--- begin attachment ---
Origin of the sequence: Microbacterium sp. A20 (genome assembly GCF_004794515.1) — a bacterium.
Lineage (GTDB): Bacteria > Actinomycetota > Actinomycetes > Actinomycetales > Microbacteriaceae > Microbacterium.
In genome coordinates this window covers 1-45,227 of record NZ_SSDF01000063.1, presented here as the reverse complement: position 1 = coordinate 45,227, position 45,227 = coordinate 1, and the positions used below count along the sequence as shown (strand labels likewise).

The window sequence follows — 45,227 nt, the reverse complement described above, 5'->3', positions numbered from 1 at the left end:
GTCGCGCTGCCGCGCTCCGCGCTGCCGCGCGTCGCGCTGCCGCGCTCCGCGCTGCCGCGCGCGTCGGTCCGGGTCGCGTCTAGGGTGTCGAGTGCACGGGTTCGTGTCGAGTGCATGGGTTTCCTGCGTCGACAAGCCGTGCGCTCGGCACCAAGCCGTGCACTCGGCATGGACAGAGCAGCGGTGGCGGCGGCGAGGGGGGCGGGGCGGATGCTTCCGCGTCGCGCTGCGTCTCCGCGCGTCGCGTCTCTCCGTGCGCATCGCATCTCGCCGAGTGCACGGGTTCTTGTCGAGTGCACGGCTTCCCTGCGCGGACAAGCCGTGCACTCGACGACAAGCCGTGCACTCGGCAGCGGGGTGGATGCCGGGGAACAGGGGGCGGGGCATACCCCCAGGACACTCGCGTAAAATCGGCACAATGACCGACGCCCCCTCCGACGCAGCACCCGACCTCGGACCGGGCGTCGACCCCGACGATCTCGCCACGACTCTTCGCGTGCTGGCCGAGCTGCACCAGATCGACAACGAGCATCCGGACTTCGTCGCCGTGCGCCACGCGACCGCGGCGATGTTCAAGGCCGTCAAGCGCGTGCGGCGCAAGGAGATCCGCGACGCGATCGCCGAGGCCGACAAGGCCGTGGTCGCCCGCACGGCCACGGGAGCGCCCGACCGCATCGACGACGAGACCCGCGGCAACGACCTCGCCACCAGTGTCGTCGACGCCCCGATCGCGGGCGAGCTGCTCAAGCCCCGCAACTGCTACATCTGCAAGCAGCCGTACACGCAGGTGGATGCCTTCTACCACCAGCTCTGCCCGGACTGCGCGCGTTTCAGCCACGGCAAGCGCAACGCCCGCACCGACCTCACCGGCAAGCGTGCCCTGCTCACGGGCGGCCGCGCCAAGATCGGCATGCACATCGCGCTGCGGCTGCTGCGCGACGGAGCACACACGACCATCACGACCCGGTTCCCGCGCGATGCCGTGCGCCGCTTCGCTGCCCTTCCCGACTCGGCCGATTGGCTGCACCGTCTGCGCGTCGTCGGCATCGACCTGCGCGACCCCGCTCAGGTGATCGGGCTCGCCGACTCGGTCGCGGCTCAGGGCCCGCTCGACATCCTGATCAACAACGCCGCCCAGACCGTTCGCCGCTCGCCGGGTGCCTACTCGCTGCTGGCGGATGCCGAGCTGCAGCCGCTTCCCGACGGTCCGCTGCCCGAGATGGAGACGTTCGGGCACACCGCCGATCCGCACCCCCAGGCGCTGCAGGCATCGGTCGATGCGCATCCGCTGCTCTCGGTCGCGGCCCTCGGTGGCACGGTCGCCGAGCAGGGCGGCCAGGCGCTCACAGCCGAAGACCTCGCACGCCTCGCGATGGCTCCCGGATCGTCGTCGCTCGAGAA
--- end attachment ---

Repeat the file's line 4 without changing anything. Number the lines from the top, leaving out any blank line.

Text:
The window sequence follows — 45,227 nt, the reverse complement described above, 5'->3', positions numbered from 1 at the left end: